/ Juvat / by Stefan Shaw

A difficult birth ― Lessons from the first Social Impact Bond in Germany

The first German Social Impact Bond has been completed. The agreed objectives were achieved. The loans from financiers are being paid back. So did everything go smoothly?

Not entirely. It was quite stressful and we came very close to missing our targets. In order to make it easier for future Social Impact Bonds to come into existence and survive, here are the important lessons that we learned from our mistakes and the ensuing difficult birth.

1. Call it what it is
Public communication regarding the Social Impact Bond (SIB) lagged several months behind the actual project. This caused all project participants to feel uncertain and impeded their work. In order for a SIB to be successful, it is necessary for all participants ― including the governmental institutions ― to be able to publicly communicate that they are implementing a Social Impact Bond from the very beginning. Call it what it is.

2. The journey is part of the destination
It took a lot of time ― too much, actually ― to coordinate with the local project partners to figure out who was supposed to implement what in order achieve the specified objectives. We understood too late that we could not leave this process up to the partners, but needed to actively guide this process. In order for there to be successful cooperation between the project partners in a SIB, it is necessary to have a definitive assignment of responsibilities and clear leadership. The journey is part of the destination.

3. Success controls replace process controls
During the course of the project, the SIB was repeatedly at risk of reverting to old ways. Instead of consistently focusing on whether the objectives were being achieved, there was a focus on the traditional “how” of achieving objectives. For example, there were discussions on whether the work with individual participants was “difficult enough.” Yet a Social Impact Bond can only work if there is a binding agreement to have success controls that replace process controls, rather than simply supplementing them. If this cannot be done, then the project partners in a SIB will have twice the work instead of only having to keep their documents in order without success controls as has previously been the case. Success controls replace process controls.

4. There are degrees of success
In the context of the objectives for the Social Impact Bond, a digital target threshold had been defined that could only be fully crossed (= full payment) or missed (= no payment). Nevertheless, there need to be degrees in measuring the achievement of objectives to account for the fact that every single success counts within the context of a SIB. For example, if the goal of having an effective impact on 100 people means that the governmental institutions will repay 100% of the funded amount, then if the project has an effective impact on 90 people, this shouldn’t result in a total loss; instead, 90% of the funded amount should be repaid. There are degrees of success.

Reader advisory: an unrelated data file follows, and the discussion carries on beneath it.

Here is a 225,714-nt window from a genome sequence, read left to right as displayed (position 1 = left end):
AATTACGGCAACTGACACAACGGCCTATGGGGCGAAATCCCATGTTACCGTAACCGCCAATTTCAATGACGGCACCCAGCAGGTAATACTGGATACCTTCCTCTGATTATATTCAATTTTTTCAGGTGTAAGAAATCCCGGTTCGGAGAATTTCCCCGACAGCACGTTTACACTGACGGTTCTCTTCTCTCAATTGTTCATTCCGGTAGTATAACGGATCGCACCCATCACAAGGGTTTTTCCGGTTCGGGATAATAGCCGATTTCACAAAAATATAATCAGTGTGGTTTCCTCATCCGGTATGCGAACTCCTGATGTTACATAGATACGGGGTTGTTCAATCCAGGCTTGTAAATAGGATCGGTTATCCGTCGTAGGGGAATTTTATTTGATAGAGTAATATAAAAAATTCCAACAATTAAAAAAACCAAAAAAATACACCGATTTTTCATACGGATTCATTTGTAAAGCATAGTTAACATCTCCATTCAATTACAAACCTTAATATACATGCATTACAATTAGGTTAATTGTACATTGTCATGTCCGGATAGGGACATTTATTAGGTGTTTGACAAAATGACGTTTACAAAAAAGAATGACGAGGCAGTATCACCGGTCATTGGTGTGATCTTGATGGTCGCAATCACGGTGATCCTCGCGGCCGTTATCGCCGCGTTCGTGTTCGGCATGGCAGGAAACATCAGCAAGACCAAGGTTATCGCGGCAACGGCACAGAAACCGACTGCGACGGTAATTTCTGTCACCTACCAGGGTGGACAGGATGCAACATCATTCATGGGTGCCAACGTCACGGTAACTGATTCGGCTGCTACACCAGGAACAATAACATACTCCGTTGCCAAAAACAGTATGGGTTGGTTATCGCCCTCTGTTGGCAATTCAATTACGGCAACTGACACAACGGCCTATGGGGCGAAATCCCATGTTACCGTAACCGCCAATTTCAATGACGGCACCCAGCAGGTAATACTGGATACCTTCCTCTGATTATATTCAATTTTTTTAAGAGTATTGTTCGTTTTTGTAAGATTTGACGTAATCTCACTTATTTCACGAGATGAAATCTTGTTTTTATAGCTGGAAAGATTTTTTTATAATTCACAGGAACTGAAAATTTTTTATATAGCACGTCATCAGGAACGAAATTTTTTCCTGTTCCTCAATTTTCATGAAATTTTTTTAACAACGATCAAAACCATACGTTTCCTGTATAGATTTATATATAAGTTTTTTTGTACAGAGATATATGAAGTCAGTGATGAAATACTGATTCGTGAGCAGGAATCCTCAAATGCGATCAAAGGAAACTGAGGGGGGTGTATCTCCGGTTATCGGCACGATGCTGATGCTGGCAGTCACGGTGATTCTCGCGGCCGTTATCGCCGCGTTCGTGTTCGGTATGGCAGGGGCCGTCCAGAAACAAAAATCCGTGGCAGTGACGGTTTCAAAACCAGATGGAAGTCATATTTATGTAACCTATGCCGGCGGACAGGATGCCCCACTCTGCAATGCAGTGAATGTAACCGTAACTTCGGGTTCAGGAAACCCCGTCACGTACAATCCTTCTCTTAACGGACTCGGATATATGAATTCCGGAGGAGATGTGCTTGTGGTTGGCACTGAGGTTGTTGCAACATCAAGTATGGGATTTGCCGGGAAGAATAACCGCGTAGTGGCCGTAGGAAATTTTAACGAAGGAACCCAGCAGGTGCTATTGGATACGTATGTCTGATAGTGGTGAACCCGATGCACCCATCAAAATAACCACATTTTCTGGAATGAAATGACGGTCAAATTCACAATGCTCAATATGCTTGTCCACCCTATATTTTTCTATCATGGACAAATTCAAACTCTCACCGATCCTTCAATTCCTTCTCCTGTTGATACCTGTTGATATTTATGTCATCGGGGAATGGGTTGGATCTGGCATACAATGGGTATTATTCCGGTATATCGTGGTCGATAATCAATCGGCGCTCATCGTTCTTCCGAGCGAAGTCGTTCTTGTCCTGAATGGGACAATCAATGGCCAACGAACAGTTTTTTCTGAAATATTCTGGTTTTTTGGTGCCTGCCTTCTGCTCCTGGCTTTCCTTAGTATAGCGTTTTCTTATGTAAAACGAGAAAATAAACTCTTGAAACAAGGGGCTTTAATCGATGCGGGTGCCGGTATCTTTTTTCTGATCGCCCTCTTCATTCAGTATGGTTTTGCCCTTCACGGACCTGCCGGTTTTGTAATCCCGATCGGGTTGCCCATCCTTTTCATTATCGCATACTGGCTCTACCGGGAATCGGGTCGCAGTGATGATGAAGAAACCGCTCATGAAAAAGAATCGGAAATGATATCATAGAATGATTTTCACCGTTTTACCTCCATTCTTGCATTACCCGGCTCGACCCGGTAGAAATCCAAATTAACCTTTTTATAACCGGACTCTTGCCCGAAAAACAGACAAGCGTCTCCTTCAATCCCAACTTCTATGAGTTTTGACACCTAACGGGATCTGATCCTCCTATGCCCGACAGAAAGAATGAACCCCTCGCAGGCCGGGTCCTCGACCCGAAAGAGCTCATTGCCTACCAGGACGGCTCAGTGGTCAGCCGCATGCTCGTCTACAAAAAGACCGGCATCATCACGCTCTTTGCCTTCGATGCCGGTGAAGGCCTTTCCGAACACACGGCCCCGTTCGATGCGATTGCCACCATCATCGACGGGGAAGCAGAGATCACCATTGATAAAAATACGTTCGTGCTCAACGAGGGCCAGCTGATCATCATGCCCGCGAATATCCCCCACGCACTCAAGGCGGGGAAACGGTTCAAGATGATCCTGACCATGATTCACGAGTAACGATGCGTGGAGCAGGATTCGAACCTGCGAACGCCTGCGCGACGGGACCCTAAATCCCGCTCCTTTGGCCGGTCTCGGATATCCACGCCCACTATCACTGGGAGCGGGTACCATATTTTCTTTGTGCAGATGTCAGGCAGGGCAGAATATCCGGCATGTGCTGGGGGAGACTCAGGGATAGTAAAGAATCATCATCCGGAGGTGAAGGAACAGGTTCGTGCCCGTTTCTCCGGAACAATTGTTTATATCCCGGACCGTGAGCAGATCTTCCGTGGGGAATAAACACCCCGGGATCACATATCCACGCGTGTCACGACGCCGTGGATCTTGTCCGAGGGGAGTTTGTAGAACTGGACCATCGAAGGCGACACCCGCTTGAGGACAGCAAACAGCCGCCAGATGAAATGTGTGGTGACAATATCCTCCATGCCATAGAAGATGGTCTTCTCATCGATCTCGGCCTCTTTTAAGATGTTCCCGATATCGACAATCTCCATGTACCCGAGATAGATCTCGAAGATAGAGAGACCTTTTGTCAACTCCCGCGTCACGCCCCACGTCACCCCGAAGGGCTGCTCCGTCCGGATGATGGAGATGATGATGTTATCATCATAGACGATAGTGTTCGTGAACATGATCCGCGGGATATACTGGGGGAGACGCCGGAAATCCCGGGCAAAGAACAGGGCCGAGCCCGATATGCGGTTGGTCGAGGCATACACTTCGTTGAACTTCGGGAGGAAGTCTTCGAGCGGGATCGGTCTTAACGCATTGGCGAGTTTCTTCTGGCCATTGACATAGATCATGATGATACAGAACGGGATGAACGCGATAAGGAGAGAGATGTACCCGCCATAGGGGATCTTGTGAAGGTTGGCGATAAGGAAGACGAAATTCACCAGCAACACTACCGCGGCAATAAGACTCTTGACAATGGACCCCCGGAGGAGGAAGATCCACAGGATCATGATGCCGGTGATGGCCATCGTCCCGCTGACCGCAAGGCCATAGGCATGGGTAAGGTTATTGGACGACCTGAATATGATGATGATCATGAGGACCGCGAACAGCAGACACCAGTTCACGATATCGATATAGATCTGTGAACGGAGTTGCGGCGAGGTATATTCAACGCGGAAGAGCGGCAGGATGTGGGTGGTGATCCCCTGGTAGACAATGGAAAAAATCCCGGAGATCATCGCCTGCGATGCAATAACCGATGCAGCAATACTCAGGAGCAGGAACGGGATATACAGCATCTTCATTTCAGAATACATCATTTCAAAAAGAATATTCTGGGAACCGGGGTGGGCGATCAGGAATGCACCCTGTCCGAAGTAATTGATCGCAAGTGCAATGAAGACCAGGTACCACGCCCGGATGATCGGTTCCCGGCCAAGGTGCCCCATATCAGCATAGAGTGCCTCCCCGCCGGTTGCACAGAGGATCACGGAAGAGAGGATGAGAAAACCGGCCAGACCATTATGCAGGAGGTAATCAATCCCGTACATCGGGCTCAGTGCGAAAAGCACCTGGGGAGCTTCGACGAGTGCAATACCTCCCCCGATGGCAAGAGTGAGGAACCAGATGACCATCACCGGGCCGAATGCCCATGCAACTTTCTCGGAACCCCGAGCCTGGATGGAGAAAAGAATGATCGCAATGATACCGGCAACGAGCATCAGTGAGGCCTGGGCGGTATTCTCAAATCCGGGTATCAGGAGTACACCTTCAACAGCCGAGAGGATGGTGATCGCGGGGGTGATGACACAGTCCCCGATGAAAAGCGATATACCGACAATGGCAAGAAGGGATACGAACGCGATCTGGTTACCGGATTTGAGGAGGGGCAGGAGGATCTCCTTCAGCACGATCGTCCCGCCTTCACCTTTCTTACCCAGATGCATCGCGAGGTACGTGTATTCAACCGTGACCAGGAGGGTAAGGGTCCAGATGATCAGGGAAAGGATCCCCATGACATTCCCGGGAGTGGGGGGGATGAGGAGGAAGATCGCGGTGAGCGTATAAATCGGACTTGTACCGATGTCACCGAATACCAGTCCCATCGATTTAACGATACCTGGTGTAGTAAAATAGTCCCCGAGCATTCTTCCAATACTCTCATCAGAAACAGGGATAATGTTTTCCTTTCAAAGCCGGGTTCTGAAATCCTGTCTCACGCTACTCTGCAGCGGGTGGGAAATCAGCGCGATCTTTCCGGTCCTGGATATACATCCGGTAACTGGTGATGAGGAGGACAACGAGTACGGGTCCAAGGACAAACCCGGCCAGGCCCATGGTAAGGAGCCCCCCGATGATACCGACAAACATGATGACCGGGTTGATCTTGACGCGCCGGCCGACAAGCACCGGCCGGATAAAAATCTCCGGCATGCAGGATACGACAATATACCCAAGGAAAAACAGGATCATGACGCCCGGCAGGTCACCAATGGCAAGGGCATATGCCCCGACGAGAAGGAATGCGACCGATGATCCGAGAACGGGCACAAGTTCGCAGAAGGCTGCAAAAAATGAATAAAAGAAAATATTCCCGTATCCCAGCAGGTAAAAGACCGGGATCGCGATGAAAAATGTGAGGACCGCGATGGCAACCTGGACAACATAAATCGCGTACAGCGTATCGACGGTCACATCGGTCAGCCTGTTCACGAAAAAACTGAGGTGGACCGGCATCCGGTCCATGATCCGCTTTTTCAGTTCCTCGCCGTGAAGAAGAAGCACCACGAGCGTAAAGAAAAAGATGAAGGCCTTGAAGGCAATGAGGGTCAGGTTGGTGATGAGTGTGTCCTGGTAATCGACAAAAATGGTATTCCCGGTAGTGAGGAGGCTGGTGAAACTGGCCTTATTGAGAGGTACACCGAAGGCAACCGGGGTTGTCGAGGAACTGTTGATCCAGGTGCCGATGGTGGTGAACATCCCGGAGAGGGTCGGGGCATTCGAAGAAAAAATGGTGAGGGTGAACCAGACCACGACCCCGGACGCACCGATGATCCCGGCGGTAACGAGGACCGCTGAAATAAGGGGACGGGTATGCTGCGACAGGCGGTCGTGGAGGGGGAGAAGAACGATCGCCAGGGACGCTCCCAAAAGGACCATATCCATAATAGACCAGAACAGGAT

5. Be pragmatic
A key challenge in any SIB is to set down measurable target criteria as precisely as possible before the project starts. However, our experience has shown that it is not possible to set in stone the documentation of the target criteria. There is always a chance that some details will have to change during the course of the project. It is important in such cases – as in all areas of life – to be pragmatic. The aim must be to follow the previously set targets but also to ensure that the documentation of target fulfilment should use up as few of our project partner’s resources as possible. After all, the project partners should have only one main task: to work with the target group as effectively as possible. Be pragmatic!

6. Success takes time
For the specified objectives, the Social Impact Bond had a very short operational duration of 2 years and 4 months. Launching and successfully implementing the project within this period of time was almost impossible. The fact that the objectives were narrowly achieved by the end of the Social Impact Bond can thus be attributed to the short timeframe allotted for the project. It also started at an unfavorable time for one of the main objectives of the project: placement in a vocational training program. However, the success of a SIB should not be determined by whether success occurs as soon as possible, but by whether success occurs at all and then has a lasting impact. Defining a timeframe for a SIB should thus always focus on the main objectives and the target group to be reached. Success takes time.